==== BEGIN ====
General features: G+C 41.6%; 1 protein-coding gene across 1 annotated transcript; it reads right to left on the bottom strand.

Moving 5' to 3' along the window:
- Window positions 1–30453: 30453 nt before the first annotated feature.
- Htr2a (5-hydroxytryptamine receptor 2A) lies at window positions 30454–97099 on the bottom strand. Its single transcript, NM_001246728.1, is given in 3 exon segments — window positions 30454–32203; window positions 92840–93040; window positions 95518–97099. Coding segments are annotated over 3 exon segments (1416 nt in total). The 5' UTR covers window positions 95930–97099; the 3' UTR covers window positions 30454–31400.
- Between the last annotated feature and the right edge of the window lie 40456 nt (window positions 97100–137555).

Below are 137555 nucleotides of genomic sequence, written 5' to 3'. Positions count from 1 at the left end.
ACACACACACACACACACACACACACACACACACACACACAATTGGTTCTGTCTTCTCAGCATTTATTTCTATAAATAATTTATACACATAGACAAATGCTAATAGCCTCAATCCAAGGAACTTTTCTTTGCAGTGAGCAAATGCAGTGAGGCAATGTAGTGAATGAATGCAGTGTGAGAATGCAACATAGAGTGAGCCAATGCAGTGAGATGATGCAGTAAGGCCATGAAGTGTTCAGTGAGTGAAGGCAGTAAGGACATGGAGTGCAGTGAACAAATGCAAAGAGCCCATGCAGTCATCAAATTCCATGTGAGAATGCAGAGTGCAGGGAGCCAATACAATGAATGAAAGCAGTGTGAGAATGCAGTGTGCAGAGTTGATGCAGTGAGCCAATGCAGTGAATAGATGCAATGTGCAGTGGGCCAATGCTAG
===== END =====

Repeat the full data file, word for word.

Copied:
General features: G+C 41.6%; 1 protein-coding gene across 1 annotated transcript; it reads right to left on the bottom strand.

Moving 5' to 3' along the window:
- Window positions 1–30453: 30453 nt before the first annotated feature.
- Htr2a (5-hydroxytryptamine receptor 2A) lies at window positions 30454–97099 on the bottom strand. Its single transcript, NM_001246728.1, is given in 3 exon segments — window positions 30454–32203; window positions 92840–93040; window positions 95518–97099. Coding segments are annotated over 3 exon segments (1416 nt in total). The 5' UTR covers window positions 95930–97099; the 3' UTR covers window positions 30454–31400.
- Between the last annotated feature and the right edge of the window lie 40456 nt (window positions 97100–137555).

Below are 137555 nucleotides of genomic sequence, written 5' to 3'. Positions count from 1 at the left end.
ACACACACACACACACACACACACACACACACACACACACAATTGGTTCTGTCTTCTCAGCATTTATTTCTATAAATAATTTATACACATAGACAAATGCTAATAGCCTCAATCCAAGGAACTTTTCTTTGCAGTGAGCAAATGCAGTGAGGCAATGTAGTGAATGAATGCAGTGTGAGAATGCAACATAGAGTGAGCCAATGCAGTGAGATGATGCAGTAAGGCCATGAAGTGTTCAGTGAGTGAAGGCAGTAAGGACATGGAGTGCAGTGAACAAATGCAAAGAGCCCATGCAGTCATCAAATTCCATGTGAGAATGCAGAGTGCAGGGAGCCAATACAATGAATGAAAGCAGTGTGAGAATGCAGTGTGCAGAGTTGATGCAGTGAGCCAATGCAGTGAATAGATGCAATGTGCAGTGGGCCAATGCTAG